Saturday marks the start of the 48th Mega Record & CD Fair Jaarbeurs in Utrecht. This fair can be called the mother of all record fairs, claiming to be the largest record fair in the world. Dealers from all around the world are selling records in over 400 stalls, from Mexican pressings of The Beatles to high end 7 inches, African gems, Italian soundtracks or metal music. Among the visitors are record collectors from all around the world, making Utrecht the center of the record digging world for just a weekend. A 180km car drive from Brussels takes you there in about two hours, so there is no reason not to enter this walhalla for record shopping. We talked with a few Belgian habitués about why to go there:
Geert Sermon (Doctor Vinyl Brussels) gives us an introduction:
“The fair complex ‘Jaarbeurs’ in Utrecht is known for it’s diversity. Two weeks ago you had ‘gabbers’ from all around the world celebrating 25 years of Thunderdome. This weekend it will be the walhalla for music freaks. King vinyl and queen cd will rule with an iron hand for 48 hours over the largest record and music fair in the world. The smell of vinyl mixed with the aroma’s of soggy fries and lukewarm beer is your typical first experience when entering the huge halls. Some of the finest international record traders are present and selling records like hotcakes. Interesting to know: most of the sellers are specialised in classical collector niches: psychedlic 60s music, kraut, punk, rock and alternative rock.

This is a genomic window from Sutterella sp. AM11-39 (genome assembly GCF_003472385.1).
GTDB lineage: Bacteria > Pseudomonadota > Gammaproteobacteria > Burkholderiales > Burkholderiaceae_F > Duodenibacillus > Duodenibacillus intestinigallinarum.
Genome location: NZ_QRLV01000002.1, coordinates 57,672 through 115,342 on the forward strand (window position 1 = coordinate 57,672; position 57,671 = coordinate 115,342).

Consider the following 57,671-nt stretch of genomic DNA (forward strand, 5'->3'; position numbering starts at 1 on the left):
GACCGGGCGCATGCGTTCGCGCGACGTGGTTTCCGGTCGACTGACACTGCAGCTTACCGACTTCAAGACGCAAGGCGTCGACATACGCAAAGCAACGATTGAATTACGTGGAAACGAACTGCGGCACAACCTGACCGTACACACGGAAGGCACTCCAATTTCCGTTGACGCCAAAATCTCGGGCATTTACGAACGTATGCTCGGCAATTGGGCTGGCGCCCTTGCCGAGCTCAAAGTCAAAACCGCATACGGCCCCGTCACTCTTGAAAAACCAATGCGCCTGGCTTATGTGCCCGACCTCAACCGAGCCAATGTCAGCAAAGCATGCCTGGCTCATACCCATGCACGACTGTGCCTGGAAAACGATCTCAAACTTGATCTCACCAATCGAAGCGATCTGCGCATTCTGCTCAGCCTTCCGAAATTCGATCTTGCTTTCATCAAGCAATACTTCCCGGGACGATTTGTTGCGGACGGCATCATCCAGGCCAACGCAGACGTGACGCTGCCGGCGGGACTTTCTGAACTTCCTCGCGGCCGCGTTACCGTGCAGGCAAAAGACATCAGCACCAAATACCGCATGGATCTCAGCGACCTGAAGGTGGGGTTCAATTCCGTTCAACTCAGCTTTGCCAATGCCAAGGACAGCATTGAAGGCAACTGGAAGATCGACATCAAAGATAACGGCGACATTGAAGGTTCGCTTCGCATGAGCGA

Fans of electronic music, disco and funk should keep an eye on the dollar bin crates who are traditionally put in front of the stalls. If you show some patience you might be able to find a few gems for no money. But you shouldn’t doubt too much since you aren’t the only one looking.
The Utrecht fair goes for almost half a decade, so it can feel pretty overwhelmingly if you are new in the game. But you’ll definitely get value for your money. There are expositions to see, dj-sets to hear, autograph signing sessions to attend and the vibe is unique. If you have some budget to spend you’ll probably find that one record you were looking for … or you’ll definitely meet a likeminded soul.”
Koen Van Immerseel (Wally’s Groove World) is a regular at the fair for 15 years now. He goes there to buy and trade records, both for his personal collection and his record shop. He shares some inside information: “On Friday you can buy a much more expensive ticket and be among the firsts to check the records. I leave home at 5 in the morning and stay until 2PM, to avoid the traffic jams. The more you go, the more you meet the sellers and the better deals you can make. I strongly advice to check the stalls and sellers that might interest you on their website, before you enter the massive fair complex.”
Philip Roosen (Phunky Phille) adds a good piece of advice: “if you’re done with the records, you can also enjoy a large ‘antiques, garage sale & collectors market’ nearby. And some of these sellers also have vinyl in stock. And there is a musical festival happening as well.”